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Oculus might be exploring a 120Hz mode for the Quest 2 headset

Oculus Quest 2 just got a 90Hz mode, but John Carmack hinted there could be a faster 120Hz mode coming to Quest 2 in the future.

1 minute & 1 second read time

Version 23 of the Oculus Quest platform software gives developers the ability to run games at 90Hz on Quest 2, but that might not be the cap for the hardware. John Carmack hinted that there could be a 120Hz mode in the future.

Oculus just started rolling out v23 of its platform software, which introduces a handful of new features, not least the highly-anticipated 90Hz mode for the Quest 2 headset. Once you have the latest version of the OS, you can run the Quest 2 in either 72Hz or 90Hz modes.

Initially, the faster refresh rate is only useful with Oculus Link as no Quest 2 games yet support the new refresh rate. However, developers are free to enable the speedier framerate in their games, and several developers are shipping updates soon.

Following the update announcement, John Carmack Tweeted a warning to developers about the new option. He told developers not to set their games to default to the highest refresh rate, because at the very least, Oculus is exploring the opportunity for 120Hz mode.

Carmack's statement leaves a big question on the table: Can Quest 2 support 120Hz. The original Quest headset could only support 72Hz, although Carmack later revealed that the hardware could do 90Hz, but it wasn't certified by the FCC for 90Hz. The FCC documents for the Quest 2 are not yet public, so we can't verify if it's legal to operate the Quest 2 screens at 120Hz. If Quest 2 can't support that mode, this could be a subtle hint of a refreshed model?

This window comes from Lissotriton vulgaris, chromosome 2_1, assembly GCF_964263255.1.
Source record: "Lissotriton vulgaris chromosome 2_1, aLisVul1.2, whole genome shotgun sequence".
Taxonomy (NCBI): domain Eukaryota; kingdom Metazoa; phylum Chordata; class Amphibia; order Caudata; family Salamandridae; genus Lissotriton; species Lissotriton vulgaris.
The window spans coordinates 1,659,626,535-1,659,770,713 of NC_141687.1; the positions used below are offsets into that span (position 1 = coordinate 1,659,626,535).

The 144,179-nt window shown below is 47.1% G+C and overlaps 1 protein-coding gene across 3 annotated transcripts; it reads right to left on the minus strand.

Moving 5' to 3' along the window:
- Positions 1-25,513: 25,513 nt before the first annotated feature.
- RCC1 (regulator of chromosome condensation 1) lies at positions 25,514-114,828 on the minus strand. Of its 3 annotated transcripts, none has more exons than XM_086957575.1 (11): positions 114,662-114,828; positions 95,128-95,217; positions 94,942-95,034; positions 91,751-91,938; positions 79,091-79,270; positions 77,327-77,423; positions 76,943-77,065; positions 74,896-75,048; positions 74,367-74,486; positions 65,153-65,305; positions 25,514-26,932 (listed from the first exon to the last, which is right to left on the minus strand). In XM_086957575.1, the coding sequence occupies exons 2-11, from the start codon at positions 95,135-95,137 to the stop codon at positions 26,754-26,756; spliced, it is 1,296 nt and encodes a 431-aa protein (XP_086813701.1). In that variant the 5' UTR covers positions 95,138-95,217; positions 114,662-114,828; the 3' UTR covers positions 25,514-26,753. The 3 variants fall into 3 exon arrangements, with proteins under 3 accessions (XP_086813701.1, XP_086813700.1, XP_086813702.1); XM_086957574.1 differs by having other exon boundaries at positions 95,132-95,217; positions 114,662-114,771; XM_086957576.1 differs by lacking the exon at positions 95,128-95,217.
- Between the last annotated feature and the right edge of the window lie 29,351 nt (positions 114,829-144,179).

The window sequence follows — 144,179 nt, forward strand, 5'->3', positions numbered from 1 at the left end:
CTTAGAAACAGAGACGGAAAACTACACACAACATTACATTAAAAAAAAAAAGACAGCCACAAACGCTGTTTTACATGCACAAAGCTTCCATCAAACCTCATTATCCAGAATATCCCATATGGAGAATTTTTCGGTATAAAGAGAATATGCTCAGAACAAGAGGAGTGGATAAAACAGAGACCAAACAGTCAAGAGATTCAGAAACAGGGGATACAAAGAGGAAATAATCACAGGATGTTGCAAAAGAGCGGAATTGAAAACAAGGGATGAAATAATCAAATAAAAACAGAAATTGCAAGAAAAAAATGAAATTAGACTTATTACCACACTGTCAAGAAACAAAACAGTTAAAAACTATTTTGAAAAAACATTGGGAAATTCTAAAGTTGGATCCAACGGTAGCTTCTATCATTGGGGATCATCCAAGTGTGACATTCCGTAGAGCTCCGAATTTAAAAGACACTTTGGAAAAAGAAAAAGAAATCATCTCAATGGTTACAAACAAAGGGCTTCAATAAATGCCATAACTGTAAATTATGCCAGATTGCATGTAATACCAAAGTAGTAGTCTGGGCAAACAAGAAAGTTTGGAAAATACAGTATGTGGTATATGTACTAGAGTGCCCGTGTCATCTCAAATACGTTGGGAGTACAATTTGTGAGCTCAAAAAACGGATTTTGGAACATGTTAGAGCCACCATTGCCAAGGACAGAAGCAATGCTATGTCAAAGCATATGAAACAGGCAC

Oculus might be exploring a 120Hz mode for the Quest 2 headset 01

Kevin joined the TweakTown team in 2020 and has since kept us informed daily on the latest news. Kevin is a lifelong tech enthusiast. His fascination with computer technology started at a very young age when he watched a family friend install a new hard drive into the family PC. After building his first computer at 15, Kevin started selling custom computers. After graduating, Kevin spent ten years working in the IT industry. These days, he spends his time learning and writing about technology - specifically immersive technologies like augmented reality and virtual reality.

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